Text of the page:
Now, there are always exceptions of course... I'm not going to pretend that this is some sort of 'beta-reader astrology' chart, but consistently, this is the sort of feedback I have gotten from other writers, whether from Reddit, here, or other places in life. It is exceptionally valuable, especially when you have areas of weakness in assembling prose and flow, but if this is the only kind of feedback you get, there will be gaps in your development as a storyteller.




Artists and other creative types (musicians, sculptors, craftspeople, etc) give their own sort of feedback, and I often feel that it can be a little more brutal than what comes from others. I find that many other craftspeople and artists tend to think of writing as 'easy' when compared to their craft, and that makes sense, if you think about it; they understand the time and effort and skill that went into learning their own art, and so they have a healthy, experiential respect for it. They can see the art or woodworking or sculptures, or listen to the music made by other artists and they understand the processes and techniques that went into creating those things, much like I mentioned with my study of tropes and how it affects how I experience stories.

Writing, however, seems to be just the telling of a story to many of them. I've had many artists tell me that they think of writing as an 'easy' form of art, because SO MANY people do it. However, I think this gives them a little bit of under appreciation for the work that goes into a story.


This becomes -very- useful in that they approach the work from an aesthetic viewpoint, as in, does the story work for them? Does it flow? Does it build their emotion and does it make them really -feel- something? Is it art? They might not be able to tell you why something doesn't work, but they can definitely tell you if it works, how they felt, what they did or did not expect, and if not expecting something was an exciting surprise, or if having an expectation delivered was like having a promise fulfilled.

However, I also find that these people (in their purest form) are positively incapable of giving any but the most basic technical feedback (“You have a typo here...”), which, frankly, is not what beta readers should be for anyways. If they do give feedback, that's where you want to listen to the writers on your team.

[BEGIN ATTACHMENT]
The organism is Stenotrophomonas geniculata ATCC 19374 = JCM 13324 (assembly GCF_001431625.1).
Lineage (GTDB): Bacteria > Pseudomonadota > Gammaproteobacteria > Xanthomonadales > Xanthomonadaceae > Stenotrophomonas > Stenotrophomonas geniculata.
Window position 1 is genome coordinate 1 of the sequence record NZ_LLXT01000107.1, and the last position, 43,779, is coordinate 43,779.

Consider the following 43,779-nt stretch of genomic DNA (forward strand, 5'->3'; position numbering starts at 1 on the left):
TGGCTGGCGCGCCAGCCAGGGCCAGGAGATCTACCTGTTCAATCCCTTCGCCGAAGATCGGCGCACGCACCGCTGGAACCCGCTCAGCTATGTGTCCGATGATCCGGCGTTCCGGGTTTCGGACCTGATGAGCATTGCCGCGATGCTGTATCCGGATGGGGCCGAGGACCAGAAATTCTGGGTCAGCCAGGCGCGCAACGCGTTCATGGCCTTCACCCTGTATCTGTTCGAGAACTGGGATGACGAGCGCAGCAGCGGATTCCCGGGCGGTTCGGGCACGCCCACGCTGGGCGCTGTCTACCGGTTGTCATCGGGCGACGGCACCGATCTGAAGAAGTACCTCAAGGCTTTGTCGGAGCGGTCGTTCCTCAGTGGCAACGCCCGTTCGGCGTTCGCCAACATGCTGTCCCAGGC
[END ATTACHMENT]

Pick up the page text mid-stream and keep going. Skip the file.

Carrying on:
General Readers


These ones range in usefulness, and you have to keep a sort of tab on them as to how well they're working for you. The vast majority of the feedback you're going to get is from readers, and they will also be the hardest to retain, while they will also 'wear out' or need to be sent into the sunset more frequently than any of the others. There are a few reasons for this, but first we'll get into what general readers will bring to your beta team.

First of all, I recommend that you keep this group as diverse as possible. Men, women, older people, younger people, conservative, liberal, as wide a range as you can manage. Each of these people will bring their own perspectives, likes, dislikes, sensibilities, and more to the critique of your work, and this is so valuable from a developmental (and eventually marketing) perspective. Even though your sample group is likely to be super tiny, it will give you at least some sort of sense how an older liberal woman might react to your work as opposed to a younger conservative man, and what they might think of specific scenes or concepts presented n your story. Now, obviously, people are people, and just because one younger conservative woman absolutely adores your word, that doesn't mean that every younger conservative woman will love it, but it does give you a broader sense of how your story will be received by a diverse crowd.

As an example, my first book had an explicit love scene, where I went into extreme detail (rookie mistake, in retrospect, but I stand by my decision to keep it in). It was received with positive or neutral responses from everyone except the middle age to older men. Younger people didn't mind it, conservative to liberal didn't mind, but men in the 35-70 age range felt it was too much. Almost universally, my negative reviews that mention it come from that demographic. Everyone loved the blood and guts and gore and cleaving and hacking and chopping, but you throw in a few flowery anatomical euphemisms, and the proverbial 'fit' hits the 'shan'.

Now, general readers are liable to give you your highest overview of feedback, in that these people will be the most likely to just say “I liked it.” and leave it at that. I think the fact that they aren't writers themselves, they don't fully, consciously grasp the need for specific, focused feedback, so these are the people that I will give a small questionnaire to. However, I have also found that giving someone a questionnaire drastically lowers their likelihood of ever getting back to you (but we'll go into that much greater in depth later).